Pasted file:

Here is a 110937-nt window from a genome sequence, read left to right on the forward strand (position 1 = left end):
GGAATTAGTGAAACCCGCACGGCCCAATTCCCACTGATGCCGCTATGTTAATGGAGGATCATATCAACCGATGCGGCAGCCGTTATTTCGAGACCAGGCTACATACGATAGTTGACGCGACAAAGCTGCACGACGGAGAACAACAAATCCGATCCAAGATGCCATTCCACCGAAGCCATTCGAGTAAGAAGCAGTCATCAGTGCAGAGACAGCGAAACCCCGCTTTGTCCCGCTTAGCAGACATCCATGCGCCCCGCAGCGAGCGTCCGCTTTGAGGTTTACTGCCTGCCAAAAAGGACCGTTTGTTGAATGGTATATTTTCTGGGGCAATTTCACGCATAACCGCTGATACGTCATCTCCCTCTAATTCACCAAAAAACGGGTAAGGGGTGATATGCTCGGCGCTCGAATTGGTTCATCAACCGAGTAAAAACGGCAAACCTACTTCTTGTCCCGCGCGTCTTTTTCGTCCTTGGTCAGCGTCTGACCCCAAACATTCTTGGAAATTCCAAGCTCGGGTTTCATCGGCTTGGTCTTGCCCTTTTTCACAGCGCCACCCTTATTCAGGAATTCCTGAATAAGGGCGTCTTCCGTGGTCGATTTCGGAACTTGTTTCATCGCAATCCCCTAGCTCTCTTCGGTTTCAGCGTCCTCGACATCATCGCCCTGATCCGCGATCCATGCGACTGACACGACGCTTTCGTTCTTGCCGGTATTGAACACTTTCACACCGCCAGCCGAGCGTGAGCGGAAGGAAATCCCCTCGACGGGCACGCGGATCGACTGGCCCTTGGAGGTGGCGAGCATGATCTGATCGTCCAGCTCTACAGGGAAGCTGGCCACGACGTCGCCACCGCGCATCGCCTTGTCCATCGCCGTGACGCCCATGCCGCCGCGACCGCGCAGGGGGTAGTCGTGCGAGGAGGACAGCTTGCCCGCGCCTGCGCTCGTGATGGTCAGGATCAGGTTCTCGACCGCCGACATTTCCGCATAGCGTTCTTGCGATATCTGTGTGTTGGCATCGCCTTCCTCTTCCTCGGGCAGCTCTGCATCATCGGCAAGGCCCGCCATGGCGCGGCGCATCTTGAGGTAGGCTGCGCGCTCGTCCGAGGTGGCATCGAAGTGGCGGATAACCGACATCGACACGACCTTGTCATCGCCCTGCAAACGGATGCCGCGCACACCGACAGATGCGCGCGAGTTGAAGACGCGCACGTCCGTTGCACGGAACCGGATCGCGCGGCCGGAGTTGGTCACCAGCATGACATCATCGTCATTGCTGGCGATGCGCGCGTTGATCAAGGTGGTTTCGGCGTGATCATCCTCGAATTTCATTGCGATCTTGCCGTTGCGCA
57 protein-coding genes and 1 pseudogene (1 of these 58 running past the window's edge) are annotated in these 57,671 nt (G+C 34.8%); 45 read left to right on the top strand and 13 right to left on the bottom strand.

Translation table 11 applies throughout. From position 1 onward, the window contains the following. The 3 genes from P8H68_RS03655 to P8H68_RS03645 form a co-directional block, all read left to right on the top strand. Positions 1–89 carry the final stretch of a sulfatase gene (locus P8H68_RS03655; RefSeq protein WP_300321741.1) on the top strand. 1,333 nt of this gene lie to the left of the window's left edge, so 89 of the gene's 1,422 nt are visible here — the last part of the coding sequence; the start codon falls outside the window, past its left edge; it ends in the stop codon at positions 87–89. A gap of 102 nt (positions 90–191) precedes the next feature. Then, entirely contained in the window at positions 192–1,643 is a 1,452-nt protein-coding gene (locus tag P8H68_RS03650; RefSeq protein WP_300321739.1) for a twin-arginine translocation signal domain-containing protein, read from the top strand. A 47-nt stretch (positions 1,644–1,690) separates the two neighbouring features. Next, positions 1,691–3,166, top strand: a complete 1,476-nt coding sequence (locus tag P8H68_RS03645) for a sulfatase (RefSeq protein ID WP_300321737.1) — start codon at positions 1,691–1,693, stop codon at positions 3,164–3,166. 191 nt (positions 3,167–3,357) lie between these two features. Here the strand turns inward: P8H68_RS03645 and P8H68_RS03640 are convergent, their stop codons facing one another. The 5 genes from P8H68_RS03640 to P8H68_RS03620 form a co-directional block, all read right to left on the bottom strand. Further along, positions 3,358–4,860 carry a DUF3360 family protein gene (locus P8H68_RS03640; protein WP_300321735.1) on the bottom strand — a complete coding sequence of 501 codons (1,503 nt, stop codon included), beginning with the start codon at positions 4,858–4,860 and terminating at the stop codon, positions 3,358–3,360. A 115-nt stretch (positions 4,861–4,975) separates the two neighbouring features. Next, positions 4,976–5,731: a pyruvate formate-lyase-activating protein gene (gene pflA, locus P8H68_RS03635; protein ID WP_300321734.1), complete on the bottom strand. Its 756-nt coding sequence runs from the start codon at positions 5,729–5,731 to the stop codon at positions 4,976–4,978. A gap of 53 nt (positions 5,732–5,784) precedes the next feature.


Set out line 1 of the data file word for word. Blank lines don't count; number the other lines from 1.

Here is a 110937-nt window from a genome sequence, read left to right on the forward strand (position 1 = left end):